Teenage misfits form a bond and become THE BREAKFAST CLUB
“That man is a brownie hound”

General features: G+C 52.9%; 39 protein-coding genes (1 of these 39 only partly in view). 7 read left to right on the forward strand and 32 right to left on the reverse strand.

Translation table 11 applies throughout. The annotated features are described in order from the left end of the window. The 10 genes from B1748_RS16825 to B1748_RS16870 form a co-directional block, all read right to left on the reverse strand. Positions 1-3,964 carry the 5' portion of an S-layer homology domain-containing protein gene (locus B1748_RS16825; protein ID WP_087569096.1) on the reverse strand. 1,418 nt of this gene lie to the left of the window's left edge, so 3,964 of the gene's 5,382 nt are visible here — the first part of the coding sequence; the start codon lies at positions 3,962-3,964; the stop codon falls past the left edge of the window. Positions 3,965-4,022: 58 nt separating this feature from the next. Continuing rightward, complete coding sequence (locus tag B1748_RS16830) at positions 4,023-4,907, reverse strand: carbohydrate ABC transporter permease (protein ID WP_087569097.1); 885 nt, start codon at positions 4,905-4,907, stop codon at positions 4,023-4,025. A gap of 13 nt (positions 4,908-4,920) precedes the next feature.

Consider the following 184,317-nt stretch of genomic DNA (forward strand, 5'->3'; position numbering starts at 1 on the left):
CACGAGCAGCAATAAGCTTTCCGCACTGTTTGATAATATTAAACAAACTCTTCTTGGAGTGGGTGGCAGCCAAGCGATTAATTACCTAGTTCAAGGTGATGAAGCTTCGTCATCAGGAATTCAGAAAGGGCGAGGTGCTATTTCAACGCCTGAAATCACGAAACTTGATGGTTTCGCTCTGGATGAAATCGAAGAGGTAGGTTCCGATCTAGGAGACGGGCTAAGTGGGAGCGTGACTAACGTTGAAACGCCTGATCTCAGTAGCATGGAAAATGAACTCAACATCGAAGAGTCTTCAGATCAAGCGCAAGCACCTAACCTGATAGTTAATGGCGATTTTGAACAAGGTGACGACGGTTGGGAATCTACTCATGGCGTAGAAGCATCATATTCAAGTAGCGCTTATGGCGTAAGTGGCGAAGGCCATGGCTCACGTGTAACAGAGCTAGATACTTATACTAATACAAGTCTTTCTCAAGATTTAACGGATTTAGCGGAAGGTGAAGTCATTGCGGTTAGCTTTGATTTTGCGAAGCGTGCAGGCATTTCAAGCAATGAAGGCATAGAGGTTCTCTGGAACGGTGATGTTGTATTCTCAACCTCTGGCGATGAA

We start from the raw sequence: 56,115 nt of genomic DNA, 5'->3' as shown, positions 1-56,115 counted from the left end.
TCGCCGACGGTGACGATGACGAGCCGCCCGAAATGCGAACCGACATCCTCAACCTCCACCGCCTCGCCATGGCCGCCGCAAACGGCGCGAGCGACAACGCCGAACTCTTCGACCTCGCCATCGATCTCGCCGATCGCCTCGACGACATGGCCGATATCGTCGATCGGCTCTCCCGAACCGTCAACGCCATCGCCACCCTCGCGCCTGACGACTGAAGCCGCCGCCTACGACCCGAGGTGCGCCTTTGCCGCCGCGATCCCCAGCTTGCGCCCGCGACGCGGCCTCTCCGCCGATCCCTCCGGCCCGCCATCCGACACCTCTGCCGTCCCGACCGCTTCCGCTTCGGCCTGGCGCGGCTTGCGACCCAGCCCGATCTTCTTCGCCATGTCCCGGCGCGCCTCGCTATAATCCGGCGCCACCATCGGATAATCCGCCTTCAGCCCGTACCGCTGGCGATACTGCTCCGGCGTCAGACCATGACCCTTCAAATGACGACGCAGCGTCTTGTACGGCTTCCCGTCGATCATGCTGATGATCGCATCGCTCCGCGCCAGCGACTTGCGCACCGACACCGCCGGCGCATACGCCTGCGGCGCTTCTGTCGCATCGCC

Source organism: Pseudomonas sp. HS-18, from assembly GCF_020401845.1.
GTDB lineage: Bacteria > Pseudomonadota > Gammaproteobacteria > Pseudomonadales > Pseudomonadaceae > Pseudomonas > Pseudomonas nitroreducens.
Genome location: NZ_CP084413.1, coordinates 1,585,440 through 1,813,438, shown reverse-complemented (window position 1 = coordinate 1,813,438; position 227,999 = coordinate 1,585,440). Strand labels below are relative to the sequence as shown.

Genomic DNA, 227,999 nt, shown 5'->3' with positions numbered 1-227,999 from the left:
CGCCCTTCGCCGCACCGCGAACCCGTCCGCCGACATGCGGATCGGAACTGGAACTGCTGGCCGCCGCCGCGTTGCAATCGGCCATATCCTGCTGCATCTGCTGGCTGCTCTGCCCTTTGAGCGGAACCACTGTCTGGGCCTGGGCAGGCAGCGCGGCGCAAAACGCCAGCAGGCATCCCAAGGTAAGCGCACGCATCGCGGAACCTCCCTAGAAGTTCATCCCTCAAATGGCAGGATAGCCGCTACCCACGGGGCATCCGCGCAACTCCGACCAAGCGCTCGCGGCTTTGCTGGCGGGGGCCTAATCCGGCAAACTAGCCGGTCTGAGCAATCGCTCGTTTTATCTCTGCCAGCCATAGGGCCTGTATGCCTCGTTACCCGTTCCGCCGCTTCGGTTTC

One of my favorite songs in 1985 was “Don’t You Forget About Me” by Simple Minds. I knew it so well because of the music video which I rewatched again and again. At the time the single was featured in John Hughes’ film The Breakfast Club sort of as its main theme. It would be a couple years before I actually saw The Breakfast Club (on VHS) but when I did, it became one of my favorite teen comedies of all time. The story was about five high school kids (Molly Ringwald, Emilio Estevez, Judd Nelson, Anthony Michael Hall and Ally Sheedy) who must serve a special detention on the weekend for their misdeeds. When they arrive in the school’s library (BTW, has anyone ever seen such a cool looking school library before?) and get situated, the laughs begin. Paul Gleason plays Richard Vernon (aka “Dick” or “Rich”) the principal and he is just outstanding in his role as the ultimate A-hole authority figure. Vernon’s nemesis is one John Bender, a comical slacker student played with brilliance by Judd Nelson. Bender is clearly a hard rockin, beer drinkin’, pot smokin’ dude who dislikes The Man. Locked in the vacancy with John are Claire (Molly Ringwald) a rich chicky, Andrew Clark (Emilio Estevez) a wrestling champ, Brian (Anthony Michael Hall) a bookish nerd and Allison (Ally Sheedy) a grungy dandruff headed girl that noone really knows. As these misfit teens spend time together they slowly and rather painfully work out their issues with one another. A kind of teenage trial by fire. The animosity between the different cliques (richies, jocks, potheads, geeks etc) is intense as it often is in real life. Writer-Director John Hughes was able to honestly and humorously depict how kids see each other and adults while also creating a forum that uncovers the secrets, fears and hopes they have. Along with the screwball antics drummed up by Bender & his new gang, the film is an excellent look at how peer pressure affects kids and the lengths they’ll go to prove their worth to friends and parents alike. The movie has become an 80s cult classic due to its highly memorable dialogue (“neomaxizoondweebie”) and endearing performances from the colorful cast. What’s great about The Breakfast Club to me is how it seems to be Hughes’ dream of what it would be like if for once all the different cliques of kids came together and became friends. It asks: What if the popular high school jock was friends with the nerdy kid? and What if the rich preppy girl fell in love with the long haired rock dude from the other side of the tracks? The Breakfast Club may be just a slice of the crazy 80s to some but for me it’s a crown jewel of the teen comedy genre that contains timeless themes that any generation can watch and appreciate.